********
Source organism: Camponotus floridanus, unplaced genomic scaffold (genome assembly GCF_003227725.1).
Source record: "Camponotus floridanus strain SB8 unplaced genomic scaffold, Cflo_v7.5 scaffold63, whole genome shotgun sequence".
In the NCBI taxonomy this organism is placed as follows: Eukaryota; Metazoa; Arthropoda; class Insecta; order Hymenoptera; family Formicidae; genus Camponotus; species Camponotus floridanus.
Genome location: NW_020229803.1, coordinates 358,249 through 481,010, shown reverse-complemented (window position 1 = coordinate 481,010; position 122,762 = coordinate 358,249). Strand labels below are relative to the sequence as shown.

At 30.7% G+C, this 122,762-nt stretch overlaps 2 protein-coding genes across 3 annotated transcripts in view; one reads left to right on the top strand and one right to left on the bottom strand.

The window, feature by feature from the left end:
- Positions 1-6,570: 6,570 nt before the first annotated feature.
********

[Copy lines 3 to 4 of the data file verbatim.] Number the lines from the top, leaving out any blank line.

In the NCBI taxonomy this organism is placed as follows: Eukaryota; Metazoa; Arthropoda; class Insecta; order Hymenoptera; family Formicidae; genus Camponotus; species Camponotus floridanus.
Genome location: NW_020229803.1, coordinates 358,249 through 481,010, shown reverse-complemented (window position 1 = coordinate 481,010; position 122,762 = coordinate 358,249). Strand labels below are relative to the sequence as shown.